Longer and more substantive work attachments have paid off for Singapore Institute of Technology (SIT) graduates, with students getting good job offers and higher salaries.
The university, which requires its students to take up eight-month to year-long internships, reported that out of its second batch of 96 accountancy students who graduated this month, 83 received job offers from the companies that they did internships with for eight months.
Six graduates who did internships with accounting firm Ernst & Young were even offered positions a level higher than those generally offered to fresh graduates.
Of the 19 hospitality students who took on jobs for eight months in the tourism industry and event management companies, 12 received job offers upon completing their work attachments.
Internships generally last six months for university students and three months for polytechnic students.
SIT president Tan Thiam Soon is heartened that the work attachments have translated into job offers. He said the university's work-study programme is structured in a unique and distinct way for each degree programme, catering to the specific needs of the industry.
- Number of SIT accountancy students - out of 96 who graduated this month - who got job offers from the firms they did internships with for eight months.
Students are asked to treat it as real work. They have to apply for the positions, as they would for any job. SIT also has a team that monitors the students' progress weekly.
By the end of their internships, students are encouraged to identify a problem in their companies which they can use as a case study for their final-year projects and come up with solutions.
Professor Tan said: "The real work undertaken through our programme has enabled our students to understand the challenges faced in the current fast-changing economy, and develop skills of adaptability, creativity and innovation. It also has the potential to lead to full-time employment after graduation, as evidenced by the SIT graduating cohorts."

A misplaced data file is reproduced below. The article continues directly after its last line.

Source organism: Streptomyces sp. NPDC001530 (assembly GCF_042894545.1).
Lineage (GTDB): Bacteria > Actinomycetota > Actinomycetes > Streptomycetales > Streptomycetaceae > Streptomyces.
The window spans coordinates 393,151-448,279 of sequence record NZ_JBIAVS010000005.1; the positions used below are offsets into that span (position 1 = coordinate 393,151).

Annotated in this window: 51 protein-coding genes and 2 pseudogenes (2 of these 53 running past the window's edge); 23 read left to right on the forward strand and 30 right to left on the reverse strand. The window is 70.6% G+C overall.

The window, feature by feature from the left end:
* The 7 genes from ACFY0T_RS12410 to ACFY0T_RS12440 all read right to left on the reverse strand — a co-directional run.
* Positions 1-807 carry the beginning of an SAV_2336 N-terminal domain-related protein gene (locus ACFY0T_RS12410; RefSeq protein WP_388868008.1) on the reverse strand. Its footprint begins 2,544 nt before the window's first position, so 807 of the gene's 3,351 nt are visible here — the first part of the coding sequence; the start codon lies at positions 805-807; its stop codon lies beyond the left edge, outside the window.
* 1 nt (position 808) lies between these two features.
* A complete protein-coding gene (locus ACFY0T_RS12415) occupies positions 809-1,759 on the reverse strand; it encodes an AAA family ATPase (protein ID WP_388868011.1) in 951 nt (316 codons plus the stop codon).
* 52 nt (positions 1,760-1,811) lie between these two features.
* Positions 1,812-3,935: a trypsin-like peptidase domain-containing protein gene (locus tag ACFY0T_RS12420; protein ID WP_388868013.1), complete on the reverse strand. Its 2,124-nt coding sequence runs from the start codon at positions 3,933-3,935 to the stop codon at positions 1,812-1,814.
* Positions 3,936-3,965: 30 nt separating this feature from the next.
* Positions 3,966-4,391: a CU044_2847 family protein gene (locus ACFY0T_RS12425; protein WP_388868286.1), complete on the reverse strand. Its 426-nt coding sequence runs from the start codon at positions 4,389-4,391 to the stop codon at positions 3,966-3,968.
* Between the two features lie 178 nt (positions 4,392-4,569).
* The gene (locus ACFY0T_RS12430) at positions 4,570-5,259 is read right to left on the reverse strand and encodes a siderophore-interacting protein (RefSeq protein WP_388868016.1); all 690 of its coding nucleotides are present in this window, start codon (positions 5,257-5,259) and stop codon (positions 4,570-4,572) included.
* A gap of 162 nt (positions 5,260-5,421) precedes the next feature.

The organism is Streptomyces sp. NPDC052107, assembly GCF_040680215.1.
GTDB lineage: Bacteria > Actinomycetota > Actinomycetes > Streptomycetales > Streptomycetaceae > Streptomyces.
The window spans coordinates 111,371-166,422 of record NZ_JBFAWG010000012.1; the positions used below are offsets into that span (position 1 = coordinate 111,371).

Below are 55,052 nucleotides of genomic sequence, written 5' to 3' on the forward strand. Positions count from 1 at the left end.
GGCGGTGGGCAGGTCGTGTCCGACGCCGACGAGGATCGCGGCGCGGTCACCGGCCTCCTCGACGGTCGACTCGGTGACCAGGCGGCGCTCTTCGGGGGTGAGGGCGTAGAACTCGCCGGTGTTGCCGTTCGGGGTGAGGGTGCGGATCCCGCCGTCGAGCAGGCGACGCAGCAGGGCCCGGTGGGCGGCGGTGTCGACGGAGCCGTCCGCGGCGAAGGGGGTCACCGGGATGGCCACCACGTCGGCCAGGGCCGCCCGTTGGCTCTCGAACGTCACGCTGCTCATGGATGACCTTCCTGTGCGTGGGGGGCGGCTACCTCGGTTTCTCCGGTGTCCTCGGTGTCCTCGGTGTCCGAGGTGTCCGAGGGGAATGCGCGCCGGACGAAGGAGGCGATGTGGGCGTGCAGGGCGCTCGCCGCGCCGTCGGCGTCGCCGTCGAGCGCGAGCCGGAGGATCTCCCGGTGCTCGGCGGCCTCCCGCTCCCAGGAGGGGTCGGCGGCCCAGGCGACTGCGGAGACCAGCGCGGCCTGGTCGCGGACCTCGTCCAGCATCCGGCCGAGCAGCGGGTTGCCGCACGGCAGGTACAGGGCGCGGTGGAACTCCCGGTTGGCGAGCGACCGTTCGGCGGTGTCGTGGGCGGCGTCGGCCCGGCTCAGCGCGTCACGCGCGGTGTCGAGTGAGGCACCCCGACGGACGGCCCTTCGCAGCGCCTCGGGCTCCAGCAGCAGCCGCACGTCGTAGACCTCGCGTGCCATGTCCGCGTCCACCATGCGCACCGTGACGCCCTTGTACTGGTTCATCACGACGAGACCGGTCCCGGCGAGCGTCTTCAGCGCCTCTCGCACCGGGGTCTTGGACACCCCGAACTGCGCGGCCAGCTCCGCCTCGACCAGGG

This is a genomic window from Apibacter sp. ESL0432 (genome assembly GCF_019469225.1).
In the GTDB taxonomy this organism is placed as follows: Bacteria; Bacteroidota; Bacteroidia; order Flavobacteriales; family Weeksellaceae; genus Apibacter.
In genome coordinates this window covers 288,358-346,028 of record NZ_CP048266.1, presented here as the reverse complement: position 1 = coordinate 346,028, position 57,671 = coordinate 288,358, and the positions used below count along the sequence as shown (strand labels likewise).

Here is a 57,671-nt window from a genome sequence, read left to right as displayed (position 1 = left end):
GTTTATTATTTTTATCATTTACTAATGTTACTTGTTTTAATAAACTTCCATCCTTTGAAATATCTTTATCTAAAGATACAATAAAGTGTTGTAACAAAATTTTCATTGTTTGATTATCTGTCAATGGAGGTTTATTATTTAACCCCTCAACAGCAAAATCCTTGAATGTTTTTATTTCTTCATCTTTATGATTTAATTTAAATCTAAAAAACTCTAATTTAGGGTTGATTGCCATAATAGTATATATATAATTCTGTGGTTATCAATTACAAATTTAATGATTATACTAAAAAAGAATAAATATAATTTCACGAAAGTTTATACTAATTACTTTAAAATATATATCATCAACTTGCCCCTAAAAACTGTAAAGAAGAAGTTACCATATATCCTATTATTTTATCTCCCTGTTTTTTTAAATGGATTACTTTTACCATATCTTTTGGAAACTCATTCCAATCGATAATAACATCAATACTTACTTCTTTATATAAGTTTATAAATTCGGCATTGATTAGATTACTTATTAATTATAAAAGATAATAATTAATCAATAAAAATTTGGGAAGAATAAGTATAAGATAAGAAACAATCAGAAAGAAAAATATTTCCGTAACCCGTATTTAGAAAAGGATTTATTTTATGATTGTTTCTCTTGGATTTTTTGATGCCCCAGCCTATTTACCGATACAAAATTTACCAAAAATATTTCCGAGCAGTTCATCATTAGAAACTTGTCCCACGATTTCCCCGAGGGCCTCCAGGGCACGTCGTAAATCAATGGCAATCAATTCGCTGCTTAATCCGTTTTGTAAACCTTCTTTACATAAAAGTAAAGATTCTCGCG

Accountancy graduate Olivia Chan Jiawen, 23, who landed a job at Ernst & Young, said she was assigned tasks similar to those of regular staff during her internship. "It was challenging, but I picked up valuable skills - such as how to communicate with clients and, more importantly, how to work in a team."
She was pleasantly surprised to be offered a higher position than her peers and said the extended internship allowed her to be job-ready and "hit the ground running".
Hospitality business graduate Edwin See, 24, who did an internship at Messe Berlin, one of the world's 10 leading trade fair companies, found his stint so valuable that he continued working with the company on a part-time basis after his work attachment ended.
Now in a permanent position as assistant project manager at Messe Berlin, he said: "I would not have landed a job with such a prestigious company if not for the work-study programme. I feel I learnt so much during the attachment, especially being involved in ITB Asia, the biggest travel trade show for this region."
Messe Berlin (Singapore) executive director Katrina Leung said the firm strongly believes in getting students involved in the different parts of organising a large-scale international event such as ITB Asia.
Mr Christopher Wong, head of assurance at Ernst & Young Singapore, said it is good that students have substantive on-the-job training over a longer period of time, so that they have the opportunity to observe and work through an entire audit cycle.
"The programme allows Ernst & Young to introduce and promote the profession more convincingly, and we have the opportunity to reach out to and hire promising interns. It is a win-win arrangement for SIT, the students and us," he said.